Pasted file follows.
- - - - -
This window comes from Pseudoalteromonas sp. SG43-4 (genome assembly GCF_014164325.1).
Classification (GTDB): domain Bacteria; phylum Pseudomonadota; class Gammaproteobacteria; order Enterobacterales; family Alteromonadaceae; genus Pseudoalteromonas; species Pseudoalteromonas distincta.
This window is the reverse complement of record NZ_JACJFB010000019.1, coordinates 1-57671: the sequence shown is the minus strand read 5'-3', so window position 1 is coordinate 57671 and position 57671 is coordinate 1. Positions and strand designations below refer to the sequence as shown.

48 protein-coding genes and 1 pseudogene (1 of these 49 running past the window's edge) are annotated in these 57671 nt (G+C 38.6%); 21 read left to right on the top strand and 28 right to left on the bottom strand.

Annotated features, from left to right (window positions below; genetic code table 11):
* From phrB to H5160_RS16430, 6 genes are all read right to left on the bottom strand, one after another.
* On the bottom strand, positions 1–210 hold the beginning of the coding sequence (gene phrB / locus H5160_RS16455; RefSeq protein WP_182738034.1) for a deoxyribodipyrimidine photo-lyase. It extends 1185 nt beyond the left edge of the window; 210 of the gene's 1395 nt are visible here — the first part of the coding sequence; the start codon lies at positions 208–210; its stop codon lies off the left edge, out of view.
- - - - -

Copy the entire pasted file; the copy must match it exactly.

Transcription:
This window comes from Pseudoalteromonas sp. SG43-4 (genome assembly GCF_014164325.1).
Classification (GTDB): domain Bacteria; phylum Pseudomonadota; class Gammaproteobacteria; order Enterobacterales; family Alteromonadaceae; genus Pseudoalteromonas; species Pseudoalteromonas distincta.
This window is the reverse complement of record NZ_JACJFB010000019.1, coordinates 1-57671: the sequence shown is the minus strand read 5'-3', so window position 1 is coordinate 57671 and position 57671 is coordinate 1. Positions and strand designations below refer to the sequence as shown.

48 protein-coding genes and 1 pseudogene (1 of these 49 running past the window's edge) are annotated in these 57671 nt (G+C 38.6%); 21 read left to right on the top strand and 28 right to left on the bottom strand.

Annotated features, from left to right (window positions below; genetic code table 11):
* From phrB to H5160_RS16430, 6 genes are all read right to left on the bottom strand, one after another.
* On the bottom strand, positions 1–210 hold the beginning of the coding sequence (gene phrB / locus H5160_RS16455; RefSeq protein WP_182738034.1) for a deoxyribodipyrimidine photo-lyase. It extends 1185 nt beyond the left edge of the window; 210 of the gene's 1395 nt are visible here — the first part of the coding sequence; the start codon lies at positions 208–210; its stop codon lies off the left edge, out of view.